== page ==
All current testing requirements could soon be dropped for fully vaccinated travellers entering the UK, according to reports.
“We are looking at removing all Covid tests for vaccinated travellers by the end of January,” the unnamed source told the publication.
They added that any announcement is likely to coincide with the review of the Plan B measures in their entirety, slated for 26 January.
Half-term holidays will run from Monday 14 to Friday 18 February in England and Wales, meaning families could potentially save hundreds of pounds on testing costs if the rules are changed before then.
Testing measures have already been eased this month, with vaccinated travellers heading for the UK no longer required to take a pre-departure Covid test, nor to isolate on arrival until they receive a negative test result.
“Day two” tests are still a requirement for double-jabbed arrivals, but this can now be a lateral flow rather than a pricier PCR test.
However, some critics have claimed that scrapping all travel tests would risk hard lockdowns being reintroduced to the UK.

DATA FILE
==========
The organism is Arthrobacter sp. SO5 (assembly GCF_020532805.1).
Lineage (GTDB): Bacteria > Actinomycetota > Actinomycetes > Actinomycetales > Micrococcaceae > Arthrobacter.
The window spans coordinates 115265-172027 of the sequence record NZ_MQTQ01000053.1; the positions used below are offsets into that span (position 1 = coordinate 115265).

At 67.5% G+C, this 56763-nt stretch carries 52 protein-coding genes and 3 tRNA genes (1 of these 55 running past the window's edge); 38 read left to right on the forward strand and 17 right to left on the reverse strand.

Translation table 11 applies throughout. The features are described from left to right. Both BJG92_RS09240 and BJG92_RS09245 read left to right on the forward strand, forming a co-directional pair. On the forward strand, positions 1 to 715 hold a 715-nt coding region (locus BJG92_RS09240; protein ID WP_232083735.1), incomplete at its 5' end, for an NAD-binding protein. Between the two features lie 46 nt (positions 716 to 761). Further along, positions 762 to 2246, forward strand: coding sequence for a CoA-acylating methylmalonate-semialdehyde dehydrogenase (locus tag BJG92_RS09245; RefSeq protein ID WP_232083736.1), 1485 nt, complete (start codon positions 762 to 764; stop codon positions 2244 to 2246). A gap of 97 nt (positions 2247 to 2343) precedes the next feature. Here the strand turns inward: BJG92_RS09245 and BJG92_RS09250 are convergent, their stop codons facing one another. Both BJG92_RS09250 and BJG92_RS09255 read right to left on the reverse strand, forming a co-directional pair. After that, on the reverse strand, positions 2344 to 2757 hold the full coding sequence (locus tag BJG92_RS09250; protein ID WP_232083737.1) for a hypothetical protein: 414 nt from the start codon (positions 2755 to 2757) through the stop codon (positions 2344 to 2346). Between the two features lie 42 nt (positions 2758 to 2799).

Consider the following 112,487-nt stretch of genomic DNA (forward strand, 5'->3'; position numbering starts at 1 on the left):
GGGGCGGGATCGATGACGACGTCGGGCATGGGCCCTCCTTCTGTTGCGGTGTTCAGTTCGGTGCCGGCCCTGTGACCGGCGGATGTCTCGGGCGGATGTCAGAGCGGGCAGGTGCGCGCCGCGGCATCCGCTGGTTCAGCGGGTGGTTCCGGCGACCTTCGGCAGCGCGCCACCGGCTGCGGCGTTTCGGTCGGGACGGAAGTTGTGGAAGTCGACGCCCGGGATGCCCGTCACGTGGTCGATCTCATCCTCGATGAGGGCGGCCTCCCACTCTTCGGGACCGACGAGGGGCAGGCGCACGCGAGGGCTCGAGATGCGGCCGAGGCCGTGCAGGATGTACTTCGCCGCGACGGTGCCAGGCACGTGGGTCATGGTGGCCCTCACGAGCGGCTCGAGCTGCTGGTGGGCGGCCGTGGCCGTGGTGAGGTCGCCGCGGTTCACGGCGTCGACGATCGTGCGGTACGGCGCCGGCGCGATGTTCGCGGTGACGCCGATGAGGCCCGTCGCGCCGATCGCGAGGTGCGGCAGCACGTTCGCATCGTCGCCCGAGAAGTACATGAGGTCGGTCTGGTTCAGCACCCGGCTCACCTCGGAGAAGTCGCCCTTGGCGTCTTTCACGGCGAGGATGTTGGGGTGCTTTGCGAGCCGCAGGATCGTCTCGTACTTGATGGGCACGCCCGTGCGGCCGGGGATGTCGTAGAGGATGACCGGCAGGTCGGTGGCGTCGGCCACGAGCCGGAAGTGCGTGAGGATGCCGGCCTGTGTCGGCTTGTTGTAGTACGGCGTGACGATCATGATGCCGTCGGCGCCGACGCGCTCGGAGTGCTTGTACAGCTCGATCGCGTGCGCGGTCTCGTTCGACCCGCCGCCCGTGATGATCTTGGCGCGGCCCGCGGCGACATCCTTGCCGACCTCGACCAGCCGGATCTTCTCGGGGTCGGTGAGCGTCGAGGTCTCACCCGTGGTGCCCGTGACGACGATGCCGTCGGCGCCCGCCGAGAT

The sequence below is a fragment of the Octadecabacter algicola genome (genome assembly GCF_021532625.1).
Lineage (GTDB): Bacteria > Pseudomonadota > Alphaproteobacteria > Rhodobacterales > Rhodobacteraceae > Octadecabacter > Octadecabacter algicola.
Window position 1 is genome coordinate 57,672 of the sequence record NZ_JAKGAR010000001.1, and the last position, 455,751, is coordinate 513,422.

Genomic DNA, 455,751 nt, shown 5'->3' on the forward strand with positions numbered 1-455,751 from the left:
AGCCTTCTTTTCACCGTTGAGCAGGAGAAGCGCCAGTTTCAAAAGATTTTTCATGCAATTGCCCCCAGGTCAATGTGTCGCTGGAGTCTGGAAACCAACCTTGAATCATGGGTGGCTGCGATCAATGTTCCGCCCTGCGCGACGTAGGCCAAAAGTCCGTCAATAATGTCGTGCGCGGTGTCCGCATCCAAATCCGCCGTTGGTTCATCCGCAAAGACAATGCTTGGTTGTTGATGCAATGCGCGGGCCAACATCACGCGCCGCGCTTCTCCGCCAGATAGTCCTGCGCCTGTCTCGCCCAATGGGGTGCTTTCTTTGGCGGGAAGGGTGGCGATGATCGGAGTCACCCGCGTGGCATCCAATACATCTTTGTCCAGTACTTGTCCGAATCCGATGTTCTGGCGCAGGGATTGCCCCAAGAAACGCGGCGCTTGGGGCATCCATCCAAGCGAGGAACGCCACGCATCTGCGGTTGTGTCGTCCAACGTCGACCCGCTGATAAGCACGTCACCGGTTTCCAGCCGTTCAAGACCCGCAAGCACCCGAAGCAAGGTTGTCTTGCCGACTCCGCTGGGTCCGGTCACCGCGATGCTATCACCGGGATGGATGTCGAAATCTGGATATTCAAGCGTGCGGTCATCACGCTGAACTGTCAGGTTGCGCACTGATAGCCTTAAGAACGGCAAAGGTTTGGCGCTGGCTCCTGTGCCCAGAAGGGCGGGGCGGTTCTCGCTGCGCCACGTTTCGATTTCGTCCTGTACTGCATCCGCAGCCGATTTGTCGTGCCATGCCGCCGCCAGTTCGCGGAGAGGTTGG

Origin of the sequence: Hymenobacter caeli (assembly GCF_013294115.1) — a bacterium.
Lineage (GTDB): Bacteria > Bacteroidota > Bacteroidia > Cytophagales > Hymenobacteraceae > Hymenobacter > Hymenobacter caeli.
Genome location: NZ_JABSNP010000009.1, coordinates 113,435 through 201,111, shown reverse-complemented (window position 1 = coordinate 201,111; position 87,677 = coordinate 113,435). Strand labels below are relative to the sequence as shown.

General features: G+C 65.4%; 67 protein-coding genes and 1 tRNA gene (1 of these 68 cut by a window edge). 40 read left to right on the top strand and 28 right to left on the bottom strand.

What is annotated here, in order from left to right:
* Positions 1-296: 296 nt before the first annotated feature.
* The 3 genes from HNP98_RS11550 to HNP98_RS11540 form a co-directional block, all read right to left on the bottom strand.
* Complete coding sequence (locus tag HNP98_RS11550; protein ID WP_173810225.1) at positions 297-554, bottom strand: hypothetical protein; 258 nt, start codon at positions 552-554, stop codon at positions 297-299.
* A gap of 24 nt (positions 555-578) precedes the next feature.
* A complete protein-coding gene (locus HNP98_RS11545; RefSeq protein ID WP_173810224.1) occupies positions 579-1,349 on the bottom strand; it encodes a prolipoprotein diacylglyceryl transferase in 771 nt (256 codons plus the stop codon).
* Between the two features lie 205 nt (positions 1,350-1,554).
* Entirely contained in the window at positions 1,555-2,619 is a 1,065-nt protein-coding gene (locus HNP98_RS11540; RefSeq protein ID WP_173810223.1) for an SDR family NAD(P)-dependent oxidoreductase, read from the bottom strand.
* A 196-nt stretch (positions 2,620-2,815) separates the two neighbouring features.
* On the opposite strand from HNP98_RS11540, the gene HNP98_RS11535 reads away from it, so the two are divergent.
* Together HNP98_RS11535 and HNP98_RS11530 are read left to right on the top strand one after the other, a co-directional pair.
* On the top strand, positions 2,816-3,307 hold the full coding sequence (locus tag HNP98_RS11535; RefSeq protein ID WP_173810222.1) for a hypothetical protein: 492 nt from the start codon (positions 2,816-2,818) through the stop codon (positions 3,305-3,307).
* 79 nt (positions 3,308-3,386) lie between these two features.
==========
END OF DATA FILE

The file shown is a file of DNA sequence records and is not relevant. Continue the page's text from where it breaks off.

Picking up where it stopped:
Tom Watson, former deputy leader of the Labour Party and chair of the Laboratory and Testing Industry Organisation, said: “The only way our country can avoid hard lockdowns is by maintaining a robust Covid-testing regime.
“We have consistently backed relaxing unnecessary restrictions but believe removing testing completely for international travel would weaken those defences.
“Lateral flow tests are a low-cost way to ensure we are able to detect new variants.”
There has been no mention of testing rules for unvaccinated travellers being relaxed.
Those entering the UK who don’t qualify as fully vaccinated must present a negative Covid test prior to travel, quarantine for 10 days on arrival to the UK and take two PCR tests – one and day two and one on day eight of self-isolation.
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